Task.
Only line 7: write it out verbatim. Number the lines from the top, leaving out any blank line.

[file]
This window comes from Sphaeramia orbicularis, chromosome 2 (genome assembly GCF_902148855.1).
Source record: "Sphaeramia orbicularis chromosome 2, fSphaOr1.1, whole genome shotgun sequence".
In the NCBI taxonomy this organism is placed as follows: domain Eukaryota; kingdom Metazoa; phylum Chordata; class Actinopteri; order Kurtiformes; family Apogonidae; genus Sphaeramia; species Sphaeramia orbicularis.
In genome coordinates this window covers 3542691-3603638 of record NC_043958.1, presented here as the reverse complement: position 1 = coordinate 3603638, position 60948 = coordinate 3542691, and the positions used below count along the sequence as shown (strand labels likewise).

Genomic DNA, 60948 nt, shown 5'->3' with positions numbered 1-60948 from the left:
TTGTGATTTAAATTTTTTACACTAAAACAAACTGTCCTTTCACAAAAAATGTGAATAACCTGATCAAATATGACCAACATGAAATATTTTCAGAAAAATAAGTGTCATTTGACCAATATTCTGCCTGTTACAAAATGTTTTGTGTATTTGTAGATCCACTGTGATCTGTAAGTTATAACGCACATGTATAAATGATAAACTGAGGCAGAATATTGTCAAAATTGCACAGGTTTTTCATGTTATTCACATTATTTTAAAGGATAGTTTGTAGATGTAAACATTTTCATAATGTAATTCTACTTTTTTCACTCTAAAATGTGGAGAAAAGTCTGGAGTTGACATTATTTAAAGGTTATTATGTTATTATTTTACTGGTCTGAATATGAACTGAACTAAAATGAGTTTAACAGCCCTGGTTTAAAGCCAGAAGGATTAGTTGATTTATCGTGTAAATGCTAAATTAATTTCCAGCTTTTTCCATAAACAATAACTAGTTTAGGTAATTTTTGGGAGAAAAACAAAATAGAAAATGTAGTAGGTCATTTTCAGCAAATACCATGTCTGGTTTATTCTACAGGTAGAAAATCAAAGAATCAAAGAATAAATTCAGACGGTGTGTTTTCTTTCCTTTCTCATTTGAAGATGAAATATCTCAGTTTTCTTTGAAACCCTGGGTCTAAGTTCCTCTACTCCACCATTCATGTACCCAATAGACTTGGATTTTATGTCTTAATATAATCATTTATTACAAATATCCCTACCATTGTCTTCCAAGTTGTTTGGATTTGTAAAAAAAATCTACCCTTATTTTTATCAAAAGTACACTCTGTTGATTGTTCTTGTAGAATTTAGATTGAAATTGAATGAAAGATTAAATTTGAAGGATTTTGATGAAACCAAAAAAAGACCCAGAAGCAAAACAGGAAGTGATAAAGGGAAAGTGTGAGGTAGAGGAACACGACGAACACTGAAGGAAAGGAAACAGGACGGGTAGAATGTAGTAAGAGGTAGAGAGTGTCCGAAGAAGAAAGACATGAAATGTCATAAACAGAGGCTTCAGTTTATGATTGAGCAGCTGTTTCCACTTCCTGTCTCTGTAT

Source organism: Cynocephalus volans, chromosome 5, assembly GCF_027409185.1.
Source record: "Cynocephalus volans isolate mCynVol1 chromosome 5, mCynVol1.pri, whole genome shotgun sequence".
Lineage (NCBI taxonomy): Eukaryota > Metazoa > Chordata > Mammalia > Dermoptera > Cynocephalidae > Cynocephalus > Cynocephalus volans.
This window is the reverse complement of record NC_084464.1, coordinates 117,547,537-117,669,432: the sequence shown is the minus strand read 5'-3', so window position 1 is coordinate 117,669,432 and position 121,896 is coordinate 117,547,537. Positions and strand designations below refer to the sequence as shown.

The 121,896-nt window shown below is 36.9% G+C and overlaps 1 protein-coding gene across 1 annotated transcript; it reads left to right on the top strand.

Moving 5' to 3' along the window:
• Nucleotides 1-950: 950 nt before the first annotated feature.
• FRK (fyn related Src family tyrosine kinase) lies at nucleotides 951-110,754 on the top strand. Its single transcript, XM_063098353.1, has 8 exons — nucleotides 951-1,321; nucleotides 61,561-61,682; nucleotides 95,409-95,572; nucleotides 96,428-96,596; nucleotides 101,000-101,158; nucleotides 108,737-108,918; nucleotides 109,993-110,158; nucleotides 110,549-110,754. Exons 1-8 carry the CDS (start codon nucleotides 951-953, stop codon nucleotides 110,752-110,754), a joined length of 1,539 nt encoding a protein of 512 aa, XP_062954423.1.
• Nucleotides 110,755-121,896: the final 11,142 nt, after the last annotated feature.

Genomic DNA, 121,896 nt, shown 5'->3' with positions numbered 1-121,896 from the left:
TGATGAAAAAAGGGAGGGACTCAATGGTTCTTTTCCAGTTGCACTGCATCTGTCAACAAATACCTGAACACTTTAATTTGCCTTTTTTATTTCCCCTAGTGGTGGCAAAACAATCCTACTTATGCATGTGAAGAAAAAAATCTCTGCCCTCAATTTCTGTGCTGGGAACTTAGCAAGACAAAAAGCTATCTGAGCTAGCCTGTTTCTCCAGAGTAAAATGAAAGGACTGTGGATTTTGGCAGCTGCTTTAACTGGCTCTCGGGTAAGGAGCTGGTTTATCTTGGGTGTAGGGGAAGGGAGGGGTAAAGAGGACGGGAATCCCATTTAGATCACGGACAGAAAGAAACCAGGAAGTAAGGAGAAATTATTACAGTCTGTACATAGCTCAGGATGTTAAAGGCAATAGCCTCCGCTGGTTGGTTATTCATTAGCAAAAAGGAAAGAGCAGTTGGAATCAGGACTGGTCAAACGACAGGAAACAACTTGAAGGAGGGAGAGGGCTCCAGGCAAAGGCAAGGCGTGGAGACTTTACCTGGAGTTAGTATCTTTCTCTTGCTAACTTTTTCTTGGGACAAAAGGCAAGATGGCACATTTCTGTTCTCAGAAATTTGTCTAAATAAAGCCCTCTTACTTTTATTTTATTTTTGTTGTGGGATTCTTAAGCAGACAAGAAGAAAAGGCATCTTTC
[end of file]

Source organism: Cynocephalus volans, chromosome 5, assembly GCF_027409185.1.